(review originally posted on my livejournal account: http://intoyourlungs.livejournal.com/25928.html)
I picked up this book in September because a lot of my favorite bloggers have read and praised it highly (Nymeth from Things Mean A Lot and Ana from The Book Smugglers). It just sounded like the kind of book I would like, so when I was ordering some school books in September, I added it to my cart so I could get free shipping (two birds and one stone. :) )
I did wait awhile to read it, but when the 24-hour read-a-thon rolled around, I knew this would be the perfect book. It's length was just right, and it was the perfect excuse to finally read this much anticipated title. I'm so so glad I trusted my instincts and read this book; it's really fantastic.
I love books that are character-driven and I especially love stories about dysfunctional families (American Beauty is one of my all-time favorite movies, though that one's a bit on the extreme side) and this book delivers that in spades. Our protagonist, Frankie, has anxiety with some hypochondria on the side. He worries constantly about how things could go wrong. His mother listens to his anxieties every night, where she allows him to ask one question at 10pm. However, things change when Frankie strikes an unexpected friendship with the eccentric Sydney. As much as he likes spending time with her, her insatiable curiosity brings about questions about Frankie's family that he doesn't want to confront.
If I had to come up with one word to describe this book, it was would be "subtle". Or maybe "nuanced". Everything in this book happens very gradually, and it's there without being in your face. Yes, Frankie's mother has agoraphobia and won't leave the house, but you actually don't find that out right off the bat; it makes itself apparent subtly through the text, and if I didn't already know that about the book, I could picture myself having a moment of "OHH!!". Similarly, characterization and character growth comes gradually. My favorite example is Frankie's sister. At the beginning of the book I thought she was really annoying, but when the going gets tough and Frankie needs advice, she proves to be a supportive (in her own way) sister. I was especially impressed because de Goldi managed to do this without having her have a change of heart or anything; she's very much acting like herself and it feels organic, but it was a welcome revelation in her character as well.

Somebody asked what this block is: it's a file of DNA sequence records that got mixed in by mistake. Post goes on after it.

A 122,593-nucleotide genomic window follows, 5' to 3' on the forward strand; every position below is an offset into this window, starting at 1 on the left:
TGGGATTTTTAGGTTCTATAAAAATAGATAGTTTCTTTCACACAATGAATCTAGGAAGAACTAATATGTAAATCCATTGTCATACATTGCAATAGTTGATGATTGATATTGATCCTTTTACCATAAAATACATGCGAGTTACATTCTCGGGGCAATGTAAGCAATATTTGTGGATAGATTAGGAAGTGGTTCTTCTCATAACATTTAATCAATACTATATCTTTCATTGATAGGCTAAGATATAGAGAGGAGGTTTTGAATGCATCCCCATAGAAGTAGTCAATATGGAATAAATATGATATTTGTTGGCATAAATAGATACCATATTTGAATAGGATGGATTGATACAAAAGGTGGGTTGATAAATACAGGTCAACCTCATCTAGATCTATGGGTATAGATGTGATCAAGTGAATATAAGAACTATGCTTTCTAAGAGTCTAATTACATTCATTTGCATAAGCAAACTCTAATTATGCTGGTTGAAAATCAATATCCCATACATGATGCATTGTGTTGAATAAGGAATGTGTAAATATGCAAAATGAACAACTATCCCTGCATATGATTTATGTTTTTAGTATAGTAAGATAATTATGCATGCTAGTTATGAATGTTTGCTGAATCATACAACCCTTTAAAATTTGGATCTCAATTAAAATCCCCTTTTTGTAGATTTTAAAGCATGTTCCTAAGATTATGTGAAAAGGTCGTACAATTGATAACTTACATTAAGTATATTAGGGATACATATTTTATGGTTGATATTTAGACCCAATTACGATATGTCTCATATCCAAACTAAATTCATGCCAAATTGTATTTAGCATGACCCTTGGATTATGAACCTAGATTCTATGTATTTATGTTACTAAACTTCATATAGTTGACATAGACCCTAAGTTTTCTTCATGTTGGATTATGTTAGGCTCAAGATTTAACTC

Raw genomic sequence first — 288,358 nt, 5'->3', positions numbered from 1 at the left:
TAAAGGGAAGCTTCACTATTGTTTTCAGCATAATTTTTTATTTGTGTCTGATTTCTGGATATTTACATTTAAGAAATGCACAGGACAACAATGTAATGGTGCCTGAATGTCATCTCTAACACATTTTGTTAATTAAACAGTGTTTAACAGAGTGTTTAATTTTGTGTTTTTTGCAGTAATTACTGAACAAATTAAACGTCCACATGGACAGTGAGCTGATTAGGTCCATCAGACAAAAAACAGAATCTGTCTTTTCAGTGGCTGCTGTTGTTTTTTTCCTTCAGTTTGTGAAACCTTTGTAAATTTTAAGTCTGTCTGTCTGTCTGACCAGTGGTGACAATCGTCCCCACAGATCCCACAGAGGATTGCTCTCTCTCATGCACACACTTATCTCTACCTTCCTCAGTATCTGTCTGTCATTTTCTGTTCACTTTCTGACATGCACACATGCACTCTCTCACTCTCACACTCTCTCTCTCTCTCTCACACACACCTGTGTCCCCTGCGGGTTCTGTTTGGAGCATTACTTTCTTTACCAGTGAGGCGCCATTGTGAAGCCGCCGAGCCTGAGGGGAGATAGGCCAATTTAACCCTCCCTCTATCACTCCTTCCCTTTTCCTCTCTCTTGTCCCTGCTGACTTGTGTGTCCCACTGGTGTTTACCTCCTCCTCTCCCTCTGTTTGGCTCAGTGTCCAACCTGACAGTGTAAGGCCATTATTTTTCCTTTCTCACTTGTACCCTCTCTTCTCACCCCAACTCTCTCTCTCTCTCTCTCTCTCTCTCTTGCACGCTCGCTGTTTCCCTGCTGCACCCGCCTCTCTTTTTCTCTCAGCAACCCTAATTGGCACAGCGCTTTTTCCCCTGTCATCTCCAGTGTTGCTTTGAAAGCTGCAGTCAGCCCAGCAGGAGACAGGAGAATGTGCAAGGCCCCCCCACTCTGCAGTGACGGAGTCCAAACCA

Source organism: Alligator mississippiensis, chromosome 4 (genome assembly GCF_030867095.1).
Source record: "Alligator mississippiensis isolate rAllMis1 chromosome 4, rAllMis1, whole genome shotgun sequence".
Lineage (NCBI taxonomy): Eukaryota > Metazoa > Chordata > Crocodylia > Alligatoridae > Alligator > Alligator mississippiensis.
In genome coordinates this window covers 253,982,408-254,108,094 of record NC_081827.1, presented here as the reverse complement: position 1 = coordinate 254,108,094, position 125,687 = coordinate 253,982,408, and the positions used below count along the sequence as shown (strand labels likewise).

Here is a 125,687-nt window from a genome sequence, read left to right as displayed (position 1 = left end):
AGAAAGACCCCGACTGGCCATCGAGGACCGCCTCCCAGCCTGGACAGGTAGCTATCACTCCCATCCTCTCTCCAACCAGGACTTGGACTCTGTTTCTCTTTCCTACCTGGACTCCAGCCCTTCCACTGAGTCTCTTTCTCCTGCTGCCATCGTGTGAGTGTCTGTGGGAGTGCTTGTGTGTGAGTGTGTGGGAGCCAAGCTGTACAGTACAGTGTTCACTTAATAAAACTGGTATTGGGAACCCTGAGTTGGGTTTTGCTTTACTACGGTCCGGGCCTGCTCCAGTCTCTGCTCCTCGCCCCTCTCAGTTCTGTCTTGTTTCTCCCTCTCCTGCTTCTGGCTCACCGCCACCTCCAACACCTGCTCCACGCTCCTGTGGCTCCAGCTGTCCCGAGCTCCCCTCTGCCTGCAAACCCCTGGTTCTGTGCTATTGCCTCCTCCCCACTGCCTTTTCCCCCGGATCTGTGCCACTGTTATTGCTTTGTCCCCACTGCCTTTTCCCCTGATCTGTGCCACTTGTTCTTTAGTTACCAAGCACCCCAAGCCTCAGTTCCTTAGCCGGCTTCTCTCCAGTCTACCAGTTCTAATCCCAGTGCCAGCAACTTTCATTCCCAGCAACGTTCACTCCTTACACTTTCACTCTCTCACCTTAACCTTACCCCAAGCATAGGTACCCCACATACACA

This happened with almost all the aspects of the novel. Along with the gradual revelation of information and characterization, de Goldi presents a nuanced portrait of Frankie and Sydney's family. Sydney's mom is a bit of a "free-spirit" and maybe not the best mom in the world. Frankie finds himself vehemently hating her, but despite this, the text itself does not outright vilify her. Instead, Sydney turns the tables on Frankie and makes him look at HIS family situation more closely, making him realize he isn't really in a place to judge. The self-awareness of the text really impressed me, because at first, I really hated Sydney's mom too. But then I realized that I really had to take a step back and maybe think things over before jumping to conclusions and judging. I applaud a book that can do that.
The ending was perfect. Frankie's family situation is still far from perfect, but it's a start. It doesn't bring about any easy solutions, but it takes the first steps. There's even hints that maybe that's as many steps that will be taken, but Frankie has made so much growth at that point that I know he could handle anything that would come his way. Be able to even think of a character in terms of their future is also impressive, as really, these characters don't have a future; they're just characters. De Goldi made feel like they were real though.
Final Verdict: This book is amazing, and definitely one of my favorite reads of the year. It's a beautifully subtle character-driven novel that doesn't slap you in the face with the fact that it's a book about mental illness (and largely avoids being an "issue" book.) The characterization is equally gradual, creating very real characters that I became very attached to. The text itself is very self-aware and it made me take a step back and re-think how I felt about certain characters (one in particular), which really impressed me. I definitely recommend this to anyone who prefers character-driven over plot-driven novels, and someone who likes a quiet, but poignant read.